The EPA is considering taking actions against Pennsylvania for its lack of nutrient reduction progress. But any regulatory action, by itself, won’t fix the problem, Ortiz noted.

“EPA has a well-earned reputation as a regulator, but we are also equally a grant maker and a partner, we can provide technical assistance [and] guidance,” he said. “There is a lot more constructive stuff that we can do, and we prefer to do, before ever taking regulatory actions. It is all necessary, and different tools are appropriate at different times.”

To accomplish those goals, Ortiz said, there needs to be “transformational” changes to dramatically scale up efforts, and most of those changes will need to take place outside the regulatory arena.

Spring Meadow Farm tour, PA

Conservation partners from state and federal agencies, nonprofit organizations and corporations tour Spring Meadow Farm in Peach Bottom, PA, on March 23, 2022. 

The EPA has little direct regulatory authority over farms, except for the largest concentrated animal feeding operations, or CAFOs. That means solutions rely heavily on things like government cost-share programs that help farmers pay for best management practices — such as stream buffers, manure storage facilities and other methods and actions that can reduce the amount of nutrients and sediment reaching streams.

Equally important is having enough technical assistance staff available to work one-on-one with farmers interested in adopting such practices. It may take many visits over months or years to persuade a farmer to adopt them, but agencies and organizations often lack secure, long-term funding for those positions, making sustained contact with individual farmers difficult.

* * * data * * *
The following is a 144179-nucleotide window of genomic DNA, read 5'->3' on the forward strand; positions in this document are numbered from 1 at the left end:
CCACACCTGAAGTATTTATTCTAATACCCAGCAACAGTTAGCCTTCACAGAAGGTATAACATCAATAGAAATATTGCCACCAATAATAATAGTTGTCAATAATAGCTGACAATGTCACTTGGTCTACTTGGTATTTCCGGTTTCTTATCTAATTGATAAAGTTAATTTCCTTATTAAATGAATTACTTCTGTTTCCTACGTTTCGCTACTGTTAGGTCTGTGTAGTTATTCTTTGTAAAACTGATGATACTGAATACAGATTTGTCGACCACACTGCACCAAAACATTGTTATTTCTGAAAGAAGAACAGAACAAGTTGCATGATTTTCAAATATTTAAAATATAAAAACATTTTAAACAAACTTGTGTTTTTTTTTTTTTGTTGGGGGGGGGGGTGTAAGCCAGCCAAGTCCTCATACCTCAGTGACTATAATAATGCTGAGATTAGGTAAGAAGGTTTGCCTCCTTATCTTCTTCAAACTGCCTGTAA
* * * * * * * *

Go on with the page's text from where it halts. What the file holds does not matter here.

Those problems are especially acute in Pennsylvania, which lacks both staffing and a cost-share program for farmers. “Ensuring that the state has committed long-term resources to the success of conservation practices on farms will be a transformational success, too,” Ortiz said.

“In Maryland and Virginia, it is not always perfect, but they have dedicated funding, and they are steadily putting more [conservation practices] on the ground on farms. And they are making a difference. We can talk about pace and effectiveness and inspections, but for the most part, that element, that part of the foundation, is there.”

Ortiz also said federal and state agencies can be “more surgical” in how they target available money in “the right places where it will make the most difference.”

“Lancaster is certainly a hotspot of pollution,” he added. “That is why we are here.”

Potential for corporate partnerships

Ortiz is especially interested in the potential for private sector partnerships to accelerate progress. The previous day he had visited farms supplying Turkey Hill Dairy, which is working to have conservation practices installed on all of the more than 150 farms that supply its milk.

The program is partly funded by the EPA and U.S. Department of Agriculture with the Alliance for the Chesapeake Bay handling outreach. By incorporating conservation expectations for individual farms while providing financial incentives to help install them, the intent is to ramp up farmer participation and get more conservation practices installed faster.

Turkey Hill Dairy tour, PA

Adam Ortiz, administrator of the U.S. Environmental Protection Agency’s mid-Atlantic region, tours the Turkey Hill Dairy factory headquarters in Conestoga, PA, with Derek Frey, great-grandson of Turkey Hill's founder, on March 23, 2022. 

“That is transformational,” Ortiz said. “Our goal is [to figure out how] we replicate and make mainstream these pilot programs, and how to work with and transform an industry as well.